Have you ever seen a mushroom growing in your yard? Do you wonder why you get Athlete’s Foot? Do you enjoy tasty mushrooms in spaghetti sauce?
Do like to drink a beer or a glass of wine when the mood strikes? The study of mycology explores all of these questions.
Mycology is a branch of botany that studies fungi and how fungi interact with other plants, animals, and humans. Fungus plays a big role in the green world because it helps break things down. Unfortunately, little is known about mycology. It is estimated that there are over 1.5 million species of fungi, but only 70,000 are known and named. That leaves lots of areas to explore and discover.
Fungus comes in many shapes, sizes, and locations. They are one of the major kingdoms of organisms. Fungus includes mushrooms, molds, truffles, yeasts, lichens, and plant pathogens. It’s important to have a solid understanding of mycology because many types of fungi can be parasitic or poisonous. Even if you are just mushroom picking in the forest for fun, a mistake can be fatal.
Mycology includes how humans use fungi. Fungi are used in a variety of products, antibiotics, vitamins, yogurt, anti-cancer drugs, and cholesterol-fighting prescriptions. One well-known fungus is yeast. Yeast is used in baking, but it is also used in fermentation to create tasty beers and flavorful wines. Other fungi are used to create industrial chemicals, whiten paper, control pests, or degrade insecticides and herbicides. Although illegal, some people use mushrooms as psychedelic drugs.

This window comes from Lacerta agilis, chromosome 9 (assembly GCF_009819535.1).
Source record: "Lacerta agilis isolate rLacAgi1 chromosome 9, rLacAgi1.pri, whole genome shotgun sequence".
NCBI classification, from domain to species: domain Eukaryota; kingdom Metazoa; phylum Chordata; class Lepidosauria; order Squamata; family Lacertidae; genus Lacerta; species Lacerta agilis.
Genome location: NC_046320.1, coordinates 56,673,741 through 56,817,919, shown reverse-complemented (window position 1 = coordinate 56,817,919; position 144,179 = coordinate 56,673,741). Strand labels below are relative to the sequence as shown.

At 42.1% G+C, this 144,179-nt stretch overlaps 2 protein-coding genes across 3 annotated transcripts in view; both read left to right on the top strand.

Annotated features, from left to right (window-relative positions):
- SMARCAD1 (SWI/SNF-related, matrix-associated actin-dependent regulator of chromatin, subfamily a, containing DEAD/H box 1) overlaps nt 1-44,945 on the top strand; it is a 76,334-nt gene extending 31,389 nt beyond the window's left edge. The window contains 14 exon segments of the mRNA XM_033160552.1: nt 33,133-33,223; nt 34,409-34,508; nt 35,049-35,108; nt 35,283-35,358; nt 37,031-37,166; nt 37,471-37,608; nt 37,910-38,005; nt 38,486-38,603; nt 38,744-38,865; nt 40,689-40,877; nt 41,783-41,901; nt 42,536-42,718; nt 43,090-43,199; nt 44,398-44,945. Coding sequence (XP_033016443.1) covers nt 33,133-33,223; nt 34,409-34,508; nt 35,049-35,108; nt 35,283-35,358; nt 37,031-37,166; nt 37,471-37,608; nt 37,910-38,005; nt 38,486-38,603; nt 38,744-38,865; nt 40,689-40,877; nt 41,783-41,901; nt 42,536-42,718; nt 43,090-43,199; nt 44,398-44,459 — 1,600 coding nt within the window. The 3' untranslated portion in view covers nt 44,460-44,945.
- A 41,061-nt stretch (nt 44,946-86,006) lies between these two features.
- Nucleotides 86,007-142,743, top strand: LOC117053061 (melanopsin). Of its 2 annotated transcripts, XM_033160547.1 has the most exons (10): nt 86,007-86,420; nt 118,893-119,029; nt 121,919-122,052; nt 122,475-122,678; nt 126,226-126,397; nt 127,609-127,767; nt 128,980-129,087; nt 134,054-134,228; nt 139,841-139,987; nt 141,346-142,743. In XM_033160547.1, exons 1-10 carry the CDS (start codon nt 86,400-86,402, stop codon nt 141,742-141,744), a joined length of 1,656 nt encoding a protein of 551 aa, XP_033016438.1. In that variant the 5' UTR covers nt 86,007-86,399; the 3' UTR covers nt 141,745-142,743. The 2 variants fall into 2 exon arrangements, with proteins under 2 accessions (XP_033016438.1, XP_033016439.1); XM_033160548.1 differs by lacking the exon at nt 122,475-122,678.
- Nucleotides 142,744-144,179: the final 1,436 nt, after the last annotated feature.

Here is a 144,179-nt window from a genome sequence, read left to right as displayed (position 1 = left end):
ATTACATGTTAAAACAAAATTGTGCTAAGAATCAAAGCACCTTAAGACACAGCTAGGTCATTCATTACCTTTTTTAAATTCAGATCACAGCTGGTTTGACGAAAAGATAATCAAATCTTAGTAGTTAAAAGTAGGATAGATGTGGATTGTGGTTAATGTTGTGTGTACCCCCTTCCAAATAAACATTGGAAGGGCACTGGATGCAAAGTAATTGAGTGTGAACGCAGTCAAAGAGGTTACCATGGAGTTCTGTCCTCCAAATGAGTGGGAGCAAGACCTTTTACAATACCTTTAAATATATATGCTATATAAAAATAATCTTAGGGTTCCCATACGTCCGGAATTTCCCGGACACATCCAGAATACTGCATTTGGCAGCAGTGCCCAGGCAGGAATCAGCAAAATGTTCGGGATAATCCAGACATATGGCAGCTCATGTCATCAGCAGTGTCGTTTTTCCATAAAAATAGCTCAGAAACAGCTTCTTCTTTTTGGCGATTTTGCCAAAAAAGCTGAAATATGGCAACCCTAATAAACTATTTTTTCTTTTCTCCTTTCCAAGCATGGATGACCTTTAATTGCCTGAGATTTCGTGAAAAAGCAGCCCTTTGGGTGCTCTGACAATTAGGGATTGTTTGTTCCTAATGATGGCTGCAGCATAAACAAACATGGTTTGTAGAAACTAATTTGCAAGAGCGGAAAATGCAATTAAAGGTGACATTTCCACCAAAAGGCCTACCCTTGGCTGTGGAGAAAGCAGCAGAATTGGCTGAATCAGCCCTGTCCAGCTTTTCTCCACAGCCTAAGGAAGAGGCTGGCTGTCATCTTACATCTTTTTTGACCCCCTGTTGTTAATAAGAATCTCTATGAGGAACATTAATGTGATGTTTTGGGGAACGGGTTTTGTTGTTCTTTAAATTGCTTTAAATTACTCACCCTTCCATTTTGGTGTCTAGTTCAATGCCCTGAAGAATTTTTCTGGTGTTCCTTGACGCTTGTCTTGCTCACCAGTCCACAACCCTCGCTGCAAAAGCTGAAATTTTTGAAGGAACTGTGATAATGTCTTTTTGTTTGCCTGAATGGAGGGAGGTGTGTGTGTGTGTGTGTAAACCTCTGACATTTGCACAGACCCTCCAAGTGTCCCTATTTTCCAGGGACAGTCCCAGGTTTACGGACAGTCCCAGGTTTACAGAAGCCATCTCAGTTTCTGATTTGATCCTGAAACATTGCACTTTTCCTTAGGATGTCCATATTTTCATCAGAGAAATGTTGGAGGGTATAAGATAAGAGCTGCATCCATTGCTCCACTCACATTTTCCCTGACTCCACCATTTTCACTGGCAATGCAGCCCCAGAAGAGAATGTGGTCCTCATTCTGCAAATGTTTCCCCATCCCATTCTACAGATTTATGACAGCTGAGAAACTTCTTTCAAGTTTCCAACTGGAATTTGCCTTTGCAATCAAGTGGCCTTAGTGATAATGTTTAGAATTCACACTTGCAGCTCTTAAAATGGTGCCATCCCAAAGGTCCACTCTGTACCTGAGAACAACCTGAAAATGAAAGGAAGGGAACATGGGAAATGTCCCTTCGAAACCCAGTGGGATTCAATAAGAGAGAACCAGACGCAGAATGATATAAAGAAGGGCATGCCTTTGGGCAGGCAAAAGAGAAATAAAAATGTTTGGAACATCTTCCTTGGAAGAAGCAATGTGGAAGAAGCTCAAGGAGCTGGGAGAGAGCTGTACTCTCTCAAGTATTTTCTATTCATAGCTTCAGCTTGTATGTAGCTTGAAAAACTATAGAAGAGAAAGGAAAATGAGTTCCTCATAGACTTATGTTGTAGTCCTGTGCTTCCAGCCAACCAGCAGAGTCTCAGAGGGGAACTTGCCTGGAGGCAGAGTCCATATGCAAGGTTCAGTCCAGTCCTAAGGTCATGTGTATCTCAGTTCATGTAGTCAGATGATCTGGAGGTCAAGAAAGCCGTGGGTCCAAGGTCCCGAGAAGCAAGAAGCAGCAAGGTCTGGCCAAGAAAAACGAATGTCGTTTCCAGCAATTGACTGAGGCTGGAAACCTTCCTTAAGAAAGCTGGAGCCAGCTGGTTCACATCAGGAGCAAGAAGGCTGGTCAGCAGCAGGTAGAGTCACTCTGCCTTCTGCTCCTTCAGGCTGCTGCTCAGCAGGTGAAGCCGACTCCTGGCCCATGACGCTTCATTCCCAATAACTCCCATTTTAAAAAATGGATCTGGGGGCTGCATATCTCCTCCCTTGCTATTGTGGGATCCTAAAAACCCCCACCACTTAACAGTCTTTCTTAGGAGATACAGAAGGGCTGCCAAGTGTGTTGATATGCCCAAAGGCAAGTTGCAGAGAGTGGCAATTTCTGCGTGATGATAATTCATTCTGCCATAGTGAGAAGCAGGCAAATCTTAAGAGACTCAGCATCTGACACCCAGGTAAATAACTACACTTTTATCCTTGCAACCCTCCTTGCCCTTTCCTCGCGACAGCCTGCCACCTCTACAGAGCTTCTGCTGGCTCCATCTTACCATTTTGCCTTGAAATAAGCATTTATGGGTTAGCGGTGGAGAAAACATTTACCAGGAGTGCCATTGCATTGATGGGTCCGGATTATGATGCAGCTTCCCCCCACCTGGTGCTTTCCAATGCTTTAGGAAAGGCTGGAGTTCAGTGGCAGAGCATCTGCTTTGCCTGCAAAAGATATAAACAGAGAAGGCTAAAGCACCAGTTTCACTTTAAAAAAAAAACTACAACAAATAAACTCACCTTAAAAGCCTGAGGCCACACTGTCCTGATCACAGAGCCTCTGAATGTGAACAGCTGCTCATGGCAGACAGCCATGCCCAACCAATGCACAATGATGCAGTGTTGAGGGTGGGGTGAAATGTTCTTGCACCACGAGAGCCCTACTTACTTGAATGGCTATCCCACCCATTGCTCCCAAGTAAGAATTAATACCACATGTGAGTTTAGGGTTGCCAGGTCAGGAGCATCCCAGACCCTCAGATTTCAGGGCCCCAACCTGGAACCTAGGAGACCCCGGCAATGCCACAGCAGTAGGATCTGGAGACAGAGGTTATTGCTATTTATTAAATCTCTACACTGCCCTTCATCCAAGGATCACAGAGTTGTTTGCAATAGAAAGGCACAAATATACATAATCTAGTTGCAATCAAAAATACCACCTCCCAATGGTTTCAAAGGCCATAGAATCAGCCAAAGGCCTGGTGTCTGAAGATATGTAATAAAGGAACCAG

When you eat button or portabello mushrooms, you are dining on one of the more popular forms of fungi. In many regions of the nation, commercial mushroom growers make a very good business growing and collecting mushrooms. They are the reason that mushrooms are always available in your grocery stores. Some mushroom growers specialize in exotic mushrooms for fancy restaurants. They must be careful to pick the right species because many mushrooms are poisonous.
When a mycologist studies a specific fungus, they want to learn about the structure, taxonomy, genetics, physiology, growth, development, and use. It is important to understand what every species can do to humans because fungi can be lethal. Mycologists are also experts on toxins and poisoning. Like any botanist they are scientists and spend the majority of their time collecting specimen so they can study cell structures and reproduction techniques under high-powered microscopes in large laboratories.
If you want to learn about mycology, attend university and obtain a degree in botany, biology, microbiology, or mycology. There are very few programs, if any, in the United States that specialize solely in mycology. It’s unfortunate because of the potential of mycology. There are so many unknown species that could be beneficial to humans as sources of nutrition or new pharmaceuticals.
A person with a mycology background can find work consulting, improving air quality by investigating molds, preventing fungal diseases, growing mushrooms for a commercial operation, picking wild mushrooms, or selling exotic mushrooms to quality restaurants.
Governments, universities, research laboratories, and botanical gardens also hire mycologists to study fungi for research and development. Despite the fact that there are not that many jobs available, this unique career has an optimistic future. Since there are so many undiscovered species of fungi, there is lots of potential for vast leaps in science.
If you are lucky enough to land a career in mycology, you can make $66,000 to $92,000 per year. Most mycologists make about $79,000. Learning biology, botany, and joining the Mycological Society of America are good steps to a mycological career. Mycology is an exciting science to be involved in. Who knows what this science will discover next?
Mycological Society of America
North American Mycological Association
International Mycological Association